Traditionally, CAM has been considered as a numerical control (NC) programming tool, where in two-dimensional (2-D) or three-dimensional (3-D) models of components generated in CADAs with other “Computer-Aided” technologies, CAM does not eliminate the need for skilled professionals such as manufacturing engineers, NC programmers, or machinists. CAM, in fact, leverages both the value of the most skilled manufacturing professionals through advanced productivity tools, while building the skills of new professionals through visualization, simulation and optimization tools.

Typical areas of concern:

  • High Speed Machining, including streamlining of tool paths
  • Multi-function Machining
  • 5 Axis Machining
  • Feature recognition and machining
  • Automation of Machining processes
  • Ease of Use

Machining process

Most machining progresses through many stages, each of which is implemented by a variety of basic and sophisticated strategies, depending on the material and the software available.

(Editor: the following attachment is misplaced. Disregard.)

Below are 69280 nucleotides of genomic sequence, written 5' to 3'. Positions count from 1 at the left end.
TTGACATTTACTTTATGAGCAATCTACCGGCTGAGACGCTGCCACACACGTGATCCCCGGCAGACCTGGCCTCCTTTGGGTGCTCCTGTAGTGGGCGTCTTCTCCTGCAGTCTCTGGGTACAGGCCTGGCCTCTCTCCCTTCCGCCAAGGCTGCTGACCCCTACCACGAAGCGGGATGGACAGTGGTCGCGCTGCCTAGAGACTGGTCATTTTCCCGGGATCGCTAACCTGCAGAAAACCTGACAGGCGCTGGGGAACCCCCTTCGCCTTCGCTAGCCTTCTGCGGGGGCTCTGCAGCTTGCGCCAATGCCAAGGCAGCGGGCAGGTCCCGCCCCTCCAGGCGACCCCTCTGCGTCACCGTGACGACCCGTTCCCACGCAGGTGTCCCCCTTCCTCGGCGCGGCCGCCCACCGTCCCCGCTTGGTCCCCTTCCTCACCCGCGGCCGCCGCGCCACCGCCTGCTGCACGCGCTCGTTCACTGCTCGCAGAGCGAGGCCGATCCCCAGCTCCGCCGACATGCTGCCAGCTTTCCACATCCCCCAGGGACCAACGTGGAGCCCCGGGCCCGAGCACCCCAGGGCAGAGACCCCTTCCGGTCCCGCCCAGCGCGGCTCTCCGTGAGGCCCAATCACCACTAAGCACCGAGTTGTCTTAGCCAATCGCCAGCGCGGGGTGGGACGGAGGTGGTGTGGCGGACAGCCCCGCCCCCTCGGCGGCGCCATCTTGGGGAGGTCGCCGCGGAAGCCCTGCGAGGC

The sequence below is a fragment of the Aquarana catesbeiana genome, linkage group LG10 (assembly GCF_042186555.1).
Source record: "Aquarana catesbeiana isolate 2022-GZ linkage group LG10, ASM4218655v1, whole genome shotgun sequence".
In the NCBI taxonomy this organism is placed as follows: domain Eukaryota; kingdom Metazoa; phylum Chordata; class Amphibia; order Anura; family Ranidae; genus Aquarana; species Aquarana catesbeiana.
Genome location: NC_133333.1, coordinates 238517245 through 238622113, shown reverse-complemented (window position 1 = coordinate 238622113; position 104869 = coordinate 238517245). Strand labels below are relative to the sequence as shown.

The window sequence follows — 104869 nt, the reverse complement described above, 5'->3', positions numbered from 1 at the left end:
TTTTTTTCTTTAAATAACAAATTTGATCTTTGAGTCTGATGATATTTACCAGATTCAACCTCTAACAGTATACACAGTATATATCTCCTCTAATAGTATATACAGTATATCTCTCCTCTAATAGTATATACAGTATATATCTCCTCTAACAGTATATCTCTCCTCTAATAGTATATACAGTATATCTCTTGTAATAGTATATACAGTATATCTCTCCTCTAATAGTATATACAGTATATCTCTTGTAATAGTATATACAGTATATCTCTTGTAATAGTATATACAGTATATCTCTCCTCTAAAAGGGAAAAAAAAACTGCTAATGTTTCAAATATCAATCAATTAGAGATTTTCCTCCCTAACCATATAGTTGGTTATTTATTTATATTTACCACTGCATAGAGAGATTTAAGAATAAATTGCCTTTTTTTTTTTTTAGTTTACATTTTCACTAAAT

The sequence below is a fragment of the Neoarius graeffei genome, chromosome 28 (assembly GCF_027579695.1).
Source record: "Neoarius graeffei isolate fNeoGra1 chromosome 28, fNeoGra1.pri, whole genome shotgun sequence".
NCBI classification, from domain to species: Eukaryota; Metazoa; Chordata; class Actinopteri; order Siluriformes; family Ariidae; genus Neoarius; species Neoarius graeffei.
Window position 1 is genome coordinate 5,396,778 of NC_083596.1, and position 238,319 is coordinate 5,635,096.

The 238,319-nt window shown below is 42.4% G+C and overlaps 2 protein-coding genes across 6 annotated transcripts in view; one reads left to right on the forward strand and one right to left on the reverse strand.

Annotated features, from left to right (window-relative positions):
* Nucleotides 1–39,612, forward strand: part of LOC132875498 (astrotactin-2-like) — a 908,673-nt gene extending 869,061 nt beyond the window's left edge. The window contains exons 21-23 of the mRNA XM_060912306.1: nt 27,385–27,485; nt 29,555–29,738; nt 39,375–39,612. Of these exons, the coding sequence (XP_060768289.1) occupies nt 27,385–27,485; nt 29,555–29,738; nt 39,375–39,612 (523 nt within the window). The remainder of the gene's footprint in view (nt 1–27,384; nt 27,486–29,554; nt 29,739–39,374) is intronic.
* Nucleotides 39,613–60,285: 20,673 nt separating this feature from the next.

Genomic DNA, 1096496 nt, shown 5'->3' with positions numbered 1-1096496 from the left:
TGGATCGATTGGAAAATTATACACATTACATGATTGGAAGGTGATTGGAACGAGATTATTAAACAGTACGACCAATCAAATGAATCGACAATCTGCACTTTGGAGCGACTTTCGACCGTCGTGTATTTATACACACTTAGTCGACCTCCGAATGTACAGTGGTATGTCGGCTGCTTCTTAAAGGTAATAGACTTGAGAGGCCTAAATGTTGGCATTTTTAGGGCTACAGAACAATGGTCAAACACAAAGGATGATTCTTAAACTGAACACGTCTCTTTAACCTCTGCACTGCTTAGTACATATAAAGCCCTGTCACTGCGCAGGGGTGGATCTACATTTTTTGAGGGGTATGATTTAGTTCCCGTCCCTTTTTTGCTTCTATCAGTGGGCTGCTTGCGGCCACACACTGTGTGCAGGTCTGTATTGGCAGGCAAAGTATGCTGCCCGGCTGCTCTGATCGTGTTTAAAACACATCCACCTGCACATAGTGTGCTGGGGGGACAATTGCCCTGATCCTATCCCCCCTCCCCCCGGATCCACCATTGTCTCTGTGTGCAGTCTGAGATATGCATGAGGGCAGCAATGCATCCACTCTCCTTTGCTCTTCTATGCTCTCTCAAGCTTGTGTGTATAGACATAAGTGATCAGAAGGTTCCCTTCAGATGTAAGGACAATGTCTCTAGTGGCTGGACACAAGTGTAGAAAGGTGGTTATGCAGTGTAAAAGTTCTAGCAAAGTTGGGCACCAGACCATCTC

Roughing
This process begins with raw stock, known as billet, and cuts it very roughly to shape of the final model. In milling, the result often gives the appearance of terraces, because the strategy has taken advantage of the ability to cut the model horizontally. Common strategies are zig-zag clearing, offset clearing, plunge roughing, rest-roughing.
Semi-f
This process begins with a roughed part that unevenly approximates the model and cuts to within a fixed offset distance from the model. The semi-finishing pass must leave a small amount of material so the tool can cut accurately while finishing, but not so little that the tool and material deflect instead of sending. Common strategies are raster passes, waterline passes, constant step-over passes, pencil milling.
Finishing
Finishing involves a slow pass across the material in very fine steps to produce the finished part. In finishing, the step between one pass and another is minimal. Feed rates are low and spindle speeds are raised to produce an accurate surface.
Contour milling
In milling applications on hardware with five or more axes, a separate finishing process called contouring can be performed. Instead of stepping down in fine-grained increments to approximate a surface, the work piece is rotated to make the cutting surfaces of the tool tangent to the ideal part features. This produces an excellent surface finish with high dimensional accuracy.